Reverse banding

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(cytogenetics) A chromosome banding method that employs Giemsa staining technique that produces bands complementary to G-bands


Cytogeneticists use banding techniques to determine the characteristic pattern of light and dark bands on a chromosome under a microscope. They make use of diagrams referred to as chromosome ideograms to determine the relative sizes and the banding patterns of chromosomes. By applying specific stains, the banding patterns become apparent. The different types of banding are Giemsa (G-) banding, reverse (R-) banding, constitutive heterochromatin (C-) banding, quinacrine (Q-) banding, Nucleolar Organizer Region (NOR-) banding, and telomeric R (T-) banding.

Reverse banding is a banding technique first described by Dutrillaux and Lejeune. They observed that if chromosomes were treated with 0.02 M phosphate buffer (pH 6.5) at 87° for ten minutes, then stained with Giemsa, the banding pattern was the opposite of G-banding.1 In G-banding, the banding pattern is a series of light and dark bands on a chromosome. Regions in the chromosome that stain lightly tend to be euchromatic, rich with guanine and cytosine and more transcriptionally active whereas regions that stain darkly tend to be heterochromatic, rich with adenine and thymine and less transcriptionally active. In reverse banding, the dark regions of the chromosomes tend to be euchromatic and rich in guanine and cytosine whereas the light regions tend to be heterochromatic and rich in adenine and thymine. The banding pattern produced is the reverse of G-banding (thus, the name).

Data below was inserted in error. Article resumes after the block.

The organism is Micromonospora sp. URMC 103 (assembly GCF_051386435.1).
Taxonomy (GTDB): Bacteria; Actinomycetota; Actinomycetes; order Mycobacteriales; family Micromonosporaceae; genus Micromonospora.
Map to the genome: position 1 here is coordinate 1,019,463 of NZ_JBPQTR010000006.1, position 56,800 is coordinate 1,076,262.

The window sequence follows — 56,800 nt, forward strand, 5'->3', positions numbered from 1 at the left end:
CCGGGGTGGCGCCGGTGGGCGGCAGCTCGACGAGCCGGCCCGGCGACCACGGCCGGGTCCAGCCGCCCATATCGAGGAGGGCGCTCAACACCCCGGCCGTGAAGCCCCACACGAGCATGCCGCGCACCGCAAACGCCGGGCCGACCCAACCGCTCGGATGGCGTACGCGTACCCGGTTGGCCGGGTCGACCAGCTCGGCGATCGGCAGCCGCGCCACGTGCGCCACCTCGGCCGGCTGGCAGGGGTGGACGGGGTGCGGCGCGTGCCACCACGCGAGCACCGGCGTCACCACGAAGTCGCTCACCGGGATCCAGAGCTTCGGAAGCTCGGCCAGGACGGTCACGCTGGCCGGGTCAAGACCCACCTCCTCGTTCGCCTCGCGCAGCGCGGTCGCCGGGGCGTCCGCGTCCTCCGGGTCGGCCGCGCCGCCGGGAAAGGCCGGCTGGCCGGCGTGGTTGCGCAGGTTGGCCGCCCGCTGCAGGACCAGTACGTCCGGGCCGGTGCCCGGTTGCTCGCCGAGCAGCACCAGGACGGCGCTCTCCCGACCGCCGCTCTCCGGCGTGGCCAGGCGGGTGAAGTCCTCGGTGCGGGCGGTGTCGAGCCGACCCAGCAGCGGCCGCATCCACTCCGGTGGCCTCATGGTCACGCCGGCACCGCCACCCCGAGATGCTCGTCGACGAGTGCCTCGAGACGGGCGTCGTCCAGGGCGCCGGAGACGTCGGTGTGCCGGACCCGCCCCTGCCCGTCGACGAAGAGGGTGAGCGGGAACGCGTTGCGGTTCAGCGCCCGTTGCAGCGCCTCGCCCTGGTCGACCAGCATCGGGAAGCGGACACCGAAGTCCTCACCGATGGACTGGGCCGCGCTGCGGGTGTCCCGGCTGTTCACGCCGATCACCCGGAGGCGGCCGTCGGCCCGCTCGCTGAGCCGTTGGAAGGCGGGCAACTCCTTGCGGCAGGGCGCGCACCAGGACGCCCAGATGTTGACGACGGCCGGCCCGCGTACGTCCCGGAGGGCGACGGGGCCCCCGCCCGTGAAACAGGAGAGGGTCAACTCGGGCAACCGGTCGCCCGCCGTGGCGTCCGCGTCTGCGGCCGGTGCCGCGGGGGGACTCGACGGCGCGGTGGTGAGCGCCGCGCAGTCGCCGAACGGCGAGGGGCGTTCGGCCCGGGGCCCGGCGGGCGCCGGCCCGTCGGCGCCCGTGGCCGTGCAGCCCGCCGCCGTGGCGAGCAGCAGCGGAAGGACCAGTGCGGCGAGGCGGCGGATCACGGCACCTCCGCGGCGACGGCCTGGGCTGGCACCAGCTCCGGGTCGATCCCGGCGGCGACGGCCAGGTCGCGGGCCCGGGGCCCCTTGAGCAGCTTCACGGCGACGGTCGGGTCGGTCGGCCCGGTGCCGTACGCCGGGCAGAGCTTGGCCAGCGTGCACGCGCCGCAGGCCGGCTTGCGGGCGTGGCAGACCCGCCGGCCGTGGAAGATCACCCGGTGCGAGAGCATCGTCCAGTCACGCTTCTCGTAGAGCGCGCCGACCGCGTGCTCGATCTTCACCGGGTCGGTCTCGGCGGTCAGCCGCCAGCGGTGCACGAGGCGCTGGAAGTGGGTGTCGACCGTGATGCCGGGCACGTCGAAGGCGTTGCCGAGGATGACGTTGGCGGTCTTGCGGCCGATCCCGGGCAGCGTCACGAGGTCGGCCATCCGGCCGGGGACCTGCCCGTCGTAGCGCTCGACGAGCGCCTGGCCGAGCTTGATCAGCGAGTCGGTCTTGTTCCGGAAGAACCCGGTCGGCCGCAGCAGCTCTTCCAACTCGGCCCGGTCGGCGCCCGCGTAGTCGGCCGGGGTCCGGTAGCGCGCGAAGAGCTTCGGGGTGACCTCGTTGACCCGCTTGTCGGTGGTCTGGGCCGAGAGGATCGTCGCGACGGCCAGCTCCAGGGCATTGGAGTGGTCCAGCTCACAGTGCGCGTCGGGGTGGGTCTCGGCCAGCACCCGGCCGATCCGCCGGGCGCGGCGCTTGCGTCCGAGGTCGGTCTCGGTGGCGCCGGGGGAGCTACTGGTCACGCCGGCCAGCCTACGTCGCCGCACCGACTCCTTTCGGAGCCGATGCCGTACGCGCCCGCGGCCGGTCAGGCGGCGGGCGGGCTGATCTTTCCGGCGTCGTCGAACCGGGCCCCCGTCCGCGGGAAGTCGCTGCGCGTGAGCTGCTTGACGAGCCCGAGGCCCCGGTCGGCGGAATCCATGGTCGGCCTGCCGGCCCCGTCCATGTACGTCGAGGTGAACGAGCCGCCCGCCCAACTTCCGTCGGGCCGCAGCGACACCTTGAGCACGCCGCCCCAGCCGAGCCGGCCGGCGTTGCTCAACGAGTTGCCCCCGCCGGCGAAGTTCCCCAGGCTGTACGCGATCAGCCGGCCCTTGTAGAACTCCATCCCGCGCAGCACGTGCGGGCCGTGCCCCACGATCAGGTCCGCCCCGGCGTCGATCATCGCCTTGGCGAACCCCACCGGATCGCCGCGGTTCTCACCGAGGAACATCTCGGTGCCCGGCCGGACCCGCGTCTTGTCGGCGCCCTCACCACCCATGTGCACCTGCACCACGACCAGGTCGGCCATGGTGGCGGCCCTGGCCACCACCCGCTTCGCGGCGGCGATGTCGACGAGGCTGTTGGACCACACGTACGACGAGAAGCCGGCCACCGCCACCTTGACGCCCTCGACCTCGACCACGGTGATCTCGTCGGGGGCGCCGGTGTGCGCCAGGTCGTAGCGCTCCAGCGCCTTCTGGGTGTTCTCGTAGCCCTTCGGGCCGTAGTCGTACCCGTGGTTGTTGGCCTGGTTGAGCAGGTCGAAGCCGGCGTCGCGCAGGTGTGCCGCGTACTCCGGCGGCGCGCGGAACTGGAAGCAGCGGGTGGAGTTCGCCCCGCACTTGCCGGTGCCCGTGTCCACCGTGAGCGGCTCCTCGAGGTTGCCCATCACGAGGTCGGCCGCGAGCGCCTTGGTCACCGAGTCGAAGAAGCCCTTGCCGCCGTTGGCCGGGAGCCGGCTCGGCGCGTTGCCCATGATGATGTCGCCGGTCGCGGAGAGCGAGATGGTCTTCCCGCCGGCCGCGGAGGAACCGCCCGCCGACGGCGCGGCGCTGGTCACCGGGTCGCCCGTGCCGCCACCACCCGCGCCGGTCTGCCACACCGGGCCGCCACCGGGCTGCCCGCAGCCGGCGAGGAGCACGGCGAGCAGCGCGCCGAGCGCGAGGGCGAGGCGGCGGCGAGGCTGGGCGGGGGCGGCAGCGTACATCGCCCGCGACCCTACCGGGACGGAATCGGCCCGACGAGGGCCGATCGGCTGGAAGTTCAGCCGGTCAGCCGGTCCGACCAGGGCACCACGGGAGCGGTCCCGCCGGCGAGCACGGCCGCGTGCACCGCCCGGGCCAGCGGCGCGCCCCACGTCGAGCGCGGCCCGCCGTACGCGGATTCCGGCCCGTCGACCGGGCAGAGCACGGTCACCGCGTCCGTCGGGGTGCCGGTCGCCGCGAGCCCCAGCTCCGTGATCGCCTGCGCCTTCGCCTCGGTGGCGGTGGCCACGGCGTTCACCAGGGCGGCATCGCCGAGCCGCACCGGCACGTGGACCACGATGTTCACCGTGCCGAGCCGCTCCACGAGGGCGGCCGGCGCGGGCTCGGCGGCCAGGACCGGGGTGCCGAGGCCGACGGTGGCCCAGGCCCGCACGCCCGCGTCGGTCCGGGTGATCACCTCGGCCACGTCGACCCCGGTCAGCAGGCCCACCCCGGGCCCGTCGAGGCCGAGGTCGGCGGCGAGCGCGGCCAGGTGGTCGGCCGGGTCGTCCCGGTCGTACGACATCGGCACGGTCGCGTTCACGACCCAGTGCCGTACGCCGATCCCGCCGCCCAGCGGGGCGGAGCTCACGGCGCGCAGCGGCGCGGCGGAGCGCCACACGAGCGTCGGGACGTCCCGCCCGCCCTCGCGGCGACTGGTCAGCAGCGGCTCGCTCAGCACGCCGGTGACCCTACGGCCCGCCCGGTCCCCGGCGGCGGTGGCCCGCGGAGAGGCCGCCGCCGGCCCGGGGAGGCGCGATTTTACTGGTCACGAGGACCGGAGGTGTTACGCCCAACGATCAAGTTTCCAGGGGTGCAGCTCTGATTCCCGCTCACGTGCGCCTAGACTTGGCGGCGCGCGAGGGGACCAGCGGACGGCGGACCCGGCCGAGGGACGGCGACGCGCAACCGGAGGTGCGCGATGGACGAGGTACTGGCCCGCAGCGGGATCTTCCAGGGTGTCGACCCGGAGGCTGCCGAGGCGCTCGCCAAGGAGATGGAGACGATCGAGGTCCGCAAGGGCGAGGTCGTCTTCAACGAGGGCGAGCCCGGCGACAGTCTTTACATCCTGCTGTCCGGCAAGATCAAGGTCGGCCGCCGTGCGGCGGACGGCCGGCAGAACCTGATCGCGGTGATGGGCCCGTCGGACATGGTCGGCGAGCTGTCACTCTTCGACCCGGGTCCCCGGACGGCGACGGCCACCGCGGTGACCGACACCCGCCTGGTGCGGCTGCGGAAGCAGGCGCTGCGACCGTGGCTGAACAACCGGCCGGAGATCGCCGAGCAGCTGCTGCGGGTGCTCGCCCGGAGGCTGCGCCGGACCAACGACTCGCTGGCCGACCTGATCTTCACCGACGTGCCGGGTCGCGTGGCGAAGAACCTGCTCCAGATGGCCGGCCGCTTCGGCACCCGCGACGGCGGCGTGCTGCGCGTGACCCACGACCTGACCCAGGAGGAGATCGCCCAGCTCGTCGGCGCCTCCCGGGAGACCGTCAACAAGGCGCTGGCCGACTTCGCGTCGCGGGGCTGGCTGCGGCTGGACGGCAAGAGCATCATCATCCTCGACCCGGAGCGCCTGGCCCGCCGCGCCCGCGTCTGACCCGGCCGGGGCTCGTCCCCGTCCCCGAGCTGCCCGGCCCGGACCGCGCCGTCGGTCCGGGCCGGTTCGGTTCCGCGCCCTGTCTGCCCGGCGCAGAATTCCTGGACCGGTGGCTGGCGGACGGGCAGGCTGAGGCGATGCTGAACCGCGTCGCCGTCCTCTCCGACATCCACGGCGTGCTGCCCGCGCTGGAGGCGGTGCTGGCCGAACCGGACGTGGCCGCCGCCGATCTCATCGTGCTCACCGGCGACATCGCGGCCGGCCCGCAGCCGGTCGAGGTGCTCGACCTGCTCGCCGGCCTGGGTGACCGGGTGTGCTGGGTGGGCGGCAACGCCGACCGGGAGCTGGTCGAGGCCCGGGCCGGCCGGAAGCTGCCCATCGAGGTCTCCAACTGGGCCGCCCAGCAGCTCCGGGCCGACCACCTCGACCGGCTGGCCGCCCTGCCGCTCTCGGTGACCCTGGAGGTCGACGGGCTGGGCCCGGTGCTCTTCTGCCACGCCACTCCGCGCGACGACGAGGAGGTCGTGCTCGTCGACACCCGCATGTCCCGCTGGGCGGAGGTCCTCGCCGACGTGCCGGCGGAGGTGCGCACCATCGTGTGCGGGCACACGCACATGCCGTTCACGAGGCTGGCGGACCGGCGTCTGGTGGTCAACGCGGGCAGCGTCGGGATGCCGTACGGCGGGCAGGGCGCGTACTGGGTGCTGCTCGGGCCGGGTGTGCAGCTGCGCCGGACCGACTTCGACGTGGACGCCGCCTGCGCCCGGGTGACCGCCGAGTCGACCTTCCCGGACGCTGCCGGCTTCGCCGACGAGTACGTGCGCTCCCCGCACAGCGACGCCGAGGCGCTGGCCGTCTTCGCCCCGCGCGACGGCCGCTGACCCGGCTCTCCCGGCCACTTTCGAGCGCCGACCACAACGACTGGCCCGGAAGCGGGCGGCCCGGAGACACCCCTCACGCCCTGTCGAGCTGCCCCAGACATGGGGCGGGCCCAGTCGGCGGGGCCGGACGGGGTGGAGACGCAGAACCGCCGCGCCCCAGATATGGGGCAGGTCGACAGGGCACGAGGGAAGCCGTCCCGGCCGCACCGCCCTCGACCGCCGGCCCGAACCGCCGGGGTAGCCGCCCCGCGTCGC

Together with G-banding, reverse banding technique is used on human karyotype in order to determine chromosomal deletions.

Also called:

See also:

1 Stein, G., Stein, J. & Kleinsmith, L. (1978). Methods in cell biology. London: Academic Press. p.60.

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